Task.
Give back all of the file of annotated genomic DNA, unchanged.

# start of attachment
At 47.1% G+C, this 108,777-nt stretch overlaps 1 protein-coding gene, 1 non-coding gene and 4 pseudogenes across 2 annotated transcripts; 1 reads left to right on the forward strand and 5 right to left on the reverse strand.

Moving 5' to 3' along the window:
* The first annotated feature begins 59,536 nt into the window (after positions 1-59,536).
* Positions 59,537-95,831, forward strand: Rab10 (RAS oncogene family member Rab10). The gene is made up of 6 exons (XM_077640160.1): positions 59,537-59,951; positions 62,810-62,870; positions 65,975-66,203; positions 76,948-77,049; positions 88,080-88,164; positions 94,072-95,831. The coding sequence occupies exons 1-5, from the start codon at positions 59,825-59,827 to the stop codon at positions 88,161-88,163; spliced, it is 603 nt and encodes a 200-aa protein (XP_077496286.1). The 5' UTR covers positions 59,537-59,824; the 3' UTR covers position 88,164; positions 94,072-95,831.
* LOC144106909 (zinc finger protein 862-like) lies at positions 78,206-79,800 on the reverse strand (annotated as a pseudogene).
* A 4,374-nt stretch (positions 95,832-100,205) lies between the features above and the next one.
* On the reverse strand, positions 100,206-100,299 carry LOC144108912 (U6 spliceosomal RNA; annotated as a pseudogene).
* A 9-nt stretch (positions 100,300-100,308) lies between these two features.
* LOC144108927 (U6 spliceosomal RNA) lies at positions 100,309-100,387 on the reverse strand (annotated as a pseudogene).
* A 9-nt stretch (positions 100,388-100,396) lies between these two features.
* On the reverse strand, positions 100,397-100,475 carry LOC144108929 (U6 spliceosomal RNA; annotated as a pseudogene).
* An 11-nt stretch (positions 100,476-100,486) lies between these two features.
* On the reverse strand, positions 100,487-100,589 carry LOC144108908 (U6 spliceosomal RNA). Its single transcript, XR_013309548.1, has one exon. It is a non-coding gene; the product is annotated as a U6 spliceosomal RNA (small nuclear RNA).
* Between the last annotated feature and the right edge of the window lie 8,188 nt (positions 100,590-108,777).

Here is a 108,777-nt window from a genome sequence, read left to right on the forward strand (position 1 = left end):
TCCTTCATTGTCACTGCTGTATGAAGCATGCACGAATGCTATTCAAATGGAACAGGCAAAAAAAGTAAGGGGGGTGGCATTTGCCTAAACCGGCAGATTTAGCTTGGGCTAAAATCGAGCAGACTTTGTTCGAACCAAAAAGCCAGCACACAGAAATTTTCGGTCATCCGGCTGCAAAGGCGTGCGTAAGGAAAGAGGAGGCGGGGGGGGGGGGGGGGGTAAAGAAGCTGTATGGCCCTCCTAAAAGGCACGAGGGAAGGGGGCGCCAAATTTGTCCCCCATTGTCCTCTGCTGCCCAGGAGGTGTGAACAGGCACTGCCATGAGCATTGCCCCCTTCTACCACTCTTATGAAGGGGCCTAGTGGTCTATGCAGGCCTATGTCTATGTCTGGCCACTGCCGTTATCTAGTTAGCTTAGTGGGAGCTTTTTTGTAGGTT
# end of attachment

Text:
At 47.1% G+C, this 108,777-nt stretch overlaps 1 protein-coding gene, 1 non-coding gene and 4 pseudogenes across 2 annotated transcripts; 1 reads left to right on the forward strand and 5 right to left on the reverse strand.

Moving 5' to 3' along the window:
* The first annotated feature begins 59,536 nt into the window (after positions 1-59,536).
* Positions 59,537-95,831, forward strand: Rab10 (RAS oncogene family member Rab10). The gene is made up of 6 exons (XM_077640160.1): positions 59,537-59,951; positions 62,810-62,870; positions 65,975-66,203; positions 76,948-77,049; positions 88,080-88,164; positions 94,072-95,831. The coding sequence occupies exons 1-5, from the start codon at positions 59,825-59,827 to the stop codon at positions 88,161-88,163; spliced, it is 603 nt and encodes a 200-aa protein (XP_077496286.1). The 5' UTR covers positions 59,537-59,824; the 3' UTR covers position 88,164; positions 94,072-95,831.
* LOC144106909 (zinc finger protein 862-like) lies at positions 78,206-79,800 on the reverse strand (annotated as a pseudogene).
* A 4,374-nt stretch (positions 95,832-100,205) lies between the features above and the next one.
* On the reverse strand, positions 100,206-100,299 carry LOC144108912 (U6 spliceosomal RNA; annotated as a pseudogene).
* A 9-nt stretch (positions 100,300-100,308) lies between these two features.
* LOC144108927 (U6 spliceosomal RNA) lies at positions 100,309-100,387 on the reverse strand (annotated as a pseudogene).
* A 9-nt stretch (positions 100,388-100,396) lies between these two features.
* On the reverse strand, positions 100,397-100,475 carry LOC144108929 (U6 spliceosomal RNA; annotated as a pseudogene).
* An 11-nt stretch (positions 100,476-100,486) lies between these two features.
* On the reverse strand, positions 100,487-100,589 carry LOC144108908 (U6 spliceosomal RNA). Its single transcript, XR_013309548.1, has one exon. It is a non-coding gene; the product is annotated as a U6 spliceosomal RNA (small nuclear RNA).
* Between the last annotated feature and the right edge of the window lie 8,188 nt (positions 100,590-108,777).

Here is a 108,777-nt window from a genome sequence, read left to right on the forward strand (position 1 = left end):
TCCTTCATTGTCACTGCTGTATGAAGCATGCACGAATGCTATTCAAATGGAACAGGCAAAAAAAGTAAGGGGGGTGGCATTTGCCTAAACCGGCAGATTTAGCTTGGGCTAAAATCGAGCAGACTTTGTTCGAACCAAAAAGCCAGCACACAGAAATTTTCGGTCATCCGGCTGCAAAGGCGTGCGTAAGGAAAGAGGAGGCGGGGGGGGGGGGGGGGGTAAAGAAGCTGTATGGCCCTCCTAAAAGGCACGAGGGAAGGGGGCGCCAAATTTGTCCCCCATTGTCCTCTGCTGCCCAGGAGGTGTGAACAGGCACTGCCATGAGCATTGCCCCCTTCTACCACTCTTATGAAGGGGCCTAGTGGTCTATGCAGGCCTATGTCTATGTCTGGCCACTGCCGTTATCTAGTTAGCTTAGTGGGAGCTTTTTTGTAGGTT